Ljunggren’s Diophantine equation is $$X^2+1=2Y^4.$$ In 1942, he solved it using extremely difficult means; Mordell asked for a simpler proof, so people have been trying (unsuccessfully) ever since.
But in My Numbers, My Friends, Ribenboim says that the equation ”had been solved by Lagrange (1777) by the method of descent.” Additionally, Dickson (History, Vol. II) writes “A. Cunningham noted that the solution of (2) by Lebesgue and Lucas appears to be complete and to indicate that the only integral solutions of $x^2-2y^4=-1$ are $(1,1)$ and $(239,13)$”. I’ve been told by several mathematicians (including Noam Elkies, in an email of just over a week ago), that there is no elementary solution.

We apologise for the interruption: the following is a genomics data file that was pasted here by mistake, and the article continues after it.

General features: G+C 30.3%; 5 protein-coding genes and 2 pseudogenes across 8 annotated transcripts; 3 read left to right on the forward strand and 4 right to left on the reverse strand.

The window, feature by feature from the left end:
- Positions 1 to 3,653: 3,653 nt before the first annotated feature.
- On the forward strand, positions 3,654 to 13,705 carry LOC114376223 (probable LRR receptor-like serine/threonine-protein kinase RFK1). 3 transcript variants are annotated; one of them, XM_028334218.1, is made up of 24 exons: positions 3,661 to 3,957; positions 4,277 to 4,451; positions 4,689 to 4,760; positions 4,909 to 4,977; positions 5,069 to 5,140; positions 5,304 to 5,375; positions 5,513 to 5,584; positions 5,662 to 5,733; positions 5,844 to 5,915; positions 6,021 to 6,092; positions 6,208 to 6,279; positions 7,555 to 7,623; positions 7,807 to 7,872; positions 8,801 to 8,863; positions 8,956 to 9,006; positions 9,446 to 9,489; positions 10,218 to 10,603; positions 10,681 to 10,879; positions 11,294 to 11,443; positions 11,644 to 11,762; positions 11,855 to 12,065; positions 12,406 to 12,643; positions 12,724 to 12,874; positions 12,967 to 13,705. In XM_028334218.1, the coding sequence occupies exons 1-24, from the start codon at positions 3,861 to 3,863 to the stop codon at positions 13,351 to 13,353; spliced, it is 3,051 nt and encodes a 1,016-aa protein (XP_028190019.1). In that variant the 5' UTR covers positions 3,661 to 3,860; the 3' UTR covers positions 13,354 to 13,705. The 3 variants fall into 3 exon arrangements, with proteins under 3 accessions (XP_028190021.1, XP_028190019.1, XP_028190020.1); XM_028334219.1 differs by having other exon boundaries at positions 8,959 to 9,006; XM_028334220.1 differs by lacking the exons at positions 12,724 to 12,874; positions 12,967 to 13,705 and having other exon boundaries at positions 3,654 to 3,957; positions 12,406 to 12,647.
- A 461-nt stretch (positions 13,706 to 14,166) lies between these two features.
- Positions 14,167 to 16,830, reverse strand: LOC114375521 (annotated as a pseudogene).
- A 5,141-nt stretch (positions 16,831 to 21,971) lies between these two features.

QUESTION: Was Ljunggren’s equation solved by Lagrange and/or Lebesgue and/or Lucas?